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Drummer Slon kept the beat going for lovers of jazz and Brazilian musicby Bret Saunders
Copyright © 2002 Bret SaundersThe Denver Post
Claudio Slon, a drummer known for his sunny contributions to the popularization of Brazilian music across the world, died on Tuesday. He was 58.
Slon's career included stints in the drum chair for Sergio Mendes and Antonio Carlos Jobim, and a seemingly endless list of recordings with 20th-century musical icons such as Frank Sinatra and Billy Eckstine.
After establishing rhythmic credentials in his native Sao Paulo, Brazil, Slon arrived in the United States as a member of organist Walter Wanderley's trio in 1965. The group had a top-five hit, "Summer Samba," and a million-selling album, "Rain Forest."
"When I arrived in New York in 1965, it was a dream for me," Slon told The Post in March. But he felt that Wanderley "wasn't ready for big success," and left the group to work with Brazilian legend Jobim in an association that led to Slon's appearance on Sinatra's "Sinatra and Company" album.
Slon was fearful of meeting with the volatile Sinatra, stating that "I expected to have to wear boxing gloves!" The gloves weren't necessary, however, and Slon made well-regarded music with the Chairman of the Board.
After spending the better part of a decade with Brazilian adult-contemporary bandleader Mendes, Slon occupied various Los Angeles recording studios from the 1970s to the '90s, working as a session drummer for an eclectic lineup of performers.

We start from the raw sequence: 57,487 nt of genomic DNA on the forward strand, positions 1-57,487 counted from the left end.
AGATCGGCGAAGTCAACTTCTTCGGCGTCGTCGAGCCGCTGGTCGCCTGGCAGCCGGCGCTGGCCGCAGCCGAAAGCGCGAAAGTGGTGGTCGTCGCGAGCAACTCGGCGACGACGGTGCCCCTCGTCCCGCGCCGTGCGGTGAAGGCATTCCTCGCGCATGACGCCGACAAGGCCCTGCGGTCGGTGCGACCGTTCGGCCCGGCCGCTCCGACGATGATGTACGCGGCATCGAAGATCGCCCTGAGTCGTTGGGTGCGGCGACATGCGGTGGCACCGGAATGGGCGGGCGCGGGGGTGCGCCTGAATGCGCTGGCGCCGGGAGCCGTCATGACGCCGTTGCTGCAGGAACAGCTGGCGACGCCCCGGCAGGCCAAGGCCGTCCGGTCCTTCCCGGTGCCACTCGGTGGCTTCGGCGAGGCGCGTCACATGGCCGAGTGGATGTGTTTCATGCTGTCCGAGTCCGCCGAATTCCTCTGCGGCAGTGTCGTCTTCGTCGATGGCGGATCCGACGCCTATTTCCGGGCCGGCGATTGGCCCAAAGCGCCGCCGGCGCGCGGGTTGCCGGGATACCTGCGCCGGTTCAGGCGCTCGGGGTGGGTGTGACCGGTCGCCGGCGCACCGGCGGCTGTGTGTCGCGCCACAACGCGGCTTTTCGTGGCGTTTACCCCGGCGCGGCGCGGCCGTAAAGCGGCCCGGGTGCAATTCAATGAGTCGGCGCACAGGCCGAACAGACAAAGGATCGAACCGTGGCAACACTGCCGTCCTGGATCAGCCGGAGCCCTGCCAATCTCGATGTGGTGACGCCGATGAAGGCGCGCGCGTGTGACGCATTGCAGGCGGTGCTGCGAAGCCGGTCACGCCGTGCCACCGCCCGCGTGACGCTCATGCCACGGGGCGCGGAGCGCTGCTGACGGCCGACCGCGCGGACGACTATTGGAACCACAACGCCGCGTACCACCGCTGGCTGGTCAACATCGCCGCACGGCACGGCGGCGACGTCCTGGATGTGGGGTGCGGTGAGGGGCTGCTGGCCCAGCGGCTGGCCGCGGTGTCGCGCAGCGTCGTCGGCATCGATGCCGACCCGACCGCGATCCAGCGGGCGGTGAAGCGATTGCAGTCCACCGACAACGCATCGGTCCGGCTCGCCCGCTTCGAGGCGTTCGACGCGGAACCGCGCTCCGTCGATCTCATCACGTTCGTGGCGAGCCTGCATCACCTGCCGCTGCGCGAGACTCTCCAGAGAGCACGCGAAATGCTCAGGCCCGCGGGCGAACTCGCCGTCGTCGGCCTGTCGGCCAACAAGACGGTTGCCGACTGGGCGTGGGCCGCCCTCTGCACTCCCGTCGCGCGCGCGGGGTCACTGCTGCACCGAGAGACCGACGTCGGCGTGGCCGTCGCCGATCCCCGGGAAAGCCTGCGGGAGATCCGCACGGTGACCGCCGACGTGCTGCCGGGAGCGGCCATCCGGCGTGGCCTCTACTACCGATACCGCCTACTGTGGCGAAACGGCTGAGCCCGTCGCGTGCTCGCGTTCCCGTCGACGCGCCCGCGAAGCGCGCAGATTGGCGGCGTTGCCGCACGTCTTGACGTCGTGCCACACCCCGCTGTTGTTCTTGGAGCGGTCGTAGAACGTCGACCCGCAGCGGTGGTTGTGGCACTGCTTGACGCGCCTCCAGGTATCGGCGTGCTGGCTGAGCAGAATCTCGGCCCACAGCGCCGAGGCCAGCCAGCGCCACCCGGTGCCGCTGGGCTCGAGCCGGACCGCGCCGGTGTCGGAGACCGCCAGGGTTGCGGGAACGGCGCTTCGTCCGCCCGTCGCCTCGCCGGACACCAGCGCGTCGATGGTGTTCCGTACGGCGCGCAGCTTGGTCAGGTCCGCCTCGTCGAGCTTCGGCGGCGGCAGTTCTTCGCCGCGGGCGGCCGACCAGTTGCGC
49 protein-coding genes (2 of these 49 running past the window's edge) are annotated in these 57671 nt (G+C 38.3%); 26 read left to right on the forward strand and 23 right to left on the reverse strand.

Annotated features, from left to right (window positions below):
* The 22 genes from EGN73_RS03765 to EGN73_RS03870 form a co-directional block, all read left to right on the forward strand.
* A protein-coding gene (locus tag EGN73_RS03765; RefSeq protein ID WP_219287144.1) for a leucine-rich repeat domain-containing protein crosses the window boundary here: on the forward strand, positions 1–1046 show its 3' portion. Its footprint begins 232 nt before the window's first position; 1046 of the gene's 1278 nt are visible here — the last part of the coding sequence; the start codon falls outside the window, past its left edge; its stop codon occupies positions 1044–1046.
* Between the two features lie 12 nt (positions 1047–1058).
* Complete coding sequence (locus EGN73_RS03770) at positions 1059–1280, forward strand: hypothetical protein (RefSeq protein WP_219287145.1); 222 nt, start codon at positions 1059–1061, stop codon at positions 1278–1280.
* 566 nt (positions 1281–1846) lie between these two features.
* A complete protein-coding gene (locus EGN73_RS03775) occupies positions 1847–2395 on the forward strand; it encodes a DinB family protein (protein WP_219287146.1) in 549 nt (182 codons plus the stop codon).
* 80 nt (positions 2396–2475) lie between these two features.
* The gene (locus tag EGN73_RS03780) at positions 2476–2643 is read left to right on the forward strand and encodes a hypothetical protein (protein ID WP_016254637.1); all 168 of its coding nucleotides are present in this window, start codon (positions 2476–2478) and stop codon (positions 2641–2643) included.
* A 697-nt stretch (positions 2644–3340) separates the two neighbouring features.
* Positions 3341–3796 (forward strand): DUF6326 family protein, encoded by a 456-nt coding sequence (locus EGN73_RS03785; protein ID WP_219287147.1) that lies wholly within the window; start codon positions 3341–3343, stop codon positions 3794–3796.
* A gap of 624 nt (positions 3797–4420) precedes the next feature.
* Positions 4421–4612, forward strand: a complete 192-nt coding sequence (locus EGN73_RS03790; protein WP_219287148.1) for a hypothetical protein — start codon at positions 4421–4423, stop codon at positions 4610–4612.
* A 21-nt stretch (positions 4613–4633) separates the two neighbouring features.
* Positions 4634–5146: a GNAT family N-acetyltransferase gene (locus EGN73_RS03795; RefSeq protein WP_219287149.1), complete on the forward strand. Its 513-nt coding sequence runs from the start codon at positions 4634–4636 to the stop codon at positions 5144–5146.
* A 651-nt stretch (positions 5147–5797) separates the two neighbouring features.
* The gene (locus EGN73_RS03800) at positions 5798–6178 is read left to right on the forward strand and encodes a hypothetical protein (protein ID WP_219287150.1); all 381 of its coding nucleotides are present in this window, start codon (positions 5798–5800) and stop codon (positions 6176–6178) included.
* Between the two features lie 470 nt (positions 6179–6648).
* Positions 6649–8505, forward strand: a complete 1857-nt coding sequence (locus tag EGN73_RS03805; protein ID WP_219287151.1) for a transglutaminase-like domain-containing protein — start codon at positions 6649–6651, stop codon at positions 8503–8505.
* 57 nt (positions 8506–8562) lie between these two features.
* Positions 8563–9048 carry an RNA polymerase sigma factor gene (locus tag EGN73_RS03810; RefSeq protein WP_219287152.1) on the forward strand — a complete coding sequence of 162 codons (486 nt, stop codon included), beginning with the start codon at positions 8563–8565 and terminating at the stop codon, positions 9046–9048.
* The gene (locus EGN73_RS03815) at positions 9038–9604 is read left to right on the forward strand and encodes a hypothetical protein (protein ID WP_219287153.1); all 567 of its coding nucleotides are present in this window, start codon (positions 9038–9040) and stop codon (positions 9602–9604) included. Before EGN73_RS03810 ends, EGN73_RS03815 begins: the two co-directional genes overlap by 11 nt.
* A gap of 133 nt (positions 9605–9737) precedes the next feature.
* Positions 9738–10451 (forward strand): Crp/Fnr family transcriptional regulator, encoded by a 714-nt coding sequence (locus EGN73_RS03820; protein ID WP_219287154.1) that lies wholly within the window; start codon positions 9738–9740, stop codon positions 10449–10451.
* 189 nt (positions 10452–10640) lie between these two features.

His relocation to Denver in the late '90s gave him the opportunity to record under his own name for local labels owned by jazz impresario Vartan Tonoian. He recently appeared on an upbeat series of discs for Brazilian pianist Joao Donato. Slon also served as house drummer of sorts at Tonoian's club, Vartan's, which closed late last year.
After a debilitating car accident on Dec. 31, Slon discovered that he had lung cancer, which claimed his life Tuesday.
"Claudio was a very unassuming individual with a great sense of humor. Even though he had a multitude of accomplishments, he did not let his ego get in the way," family friend Toni Riggio said Wednesday. "I know my life is all the richer for having met Claudio and to hear his music."
Slon is survived by his wife, Evangelina, and two daughters.
A benefit concert to help defray Slon's medical expenses was held in Boulder earlier this month, and there are tentative plans to hold a similar function in Los Angeles in May. A donation fund has been established to aid his family with medical and other expenses.
Donations can be made to the Claudio Slon Donation Fund at any area Wells Fargo Bank, routing No. 102000076.
Bret Saunders is the jazz correspondent of The Denver Post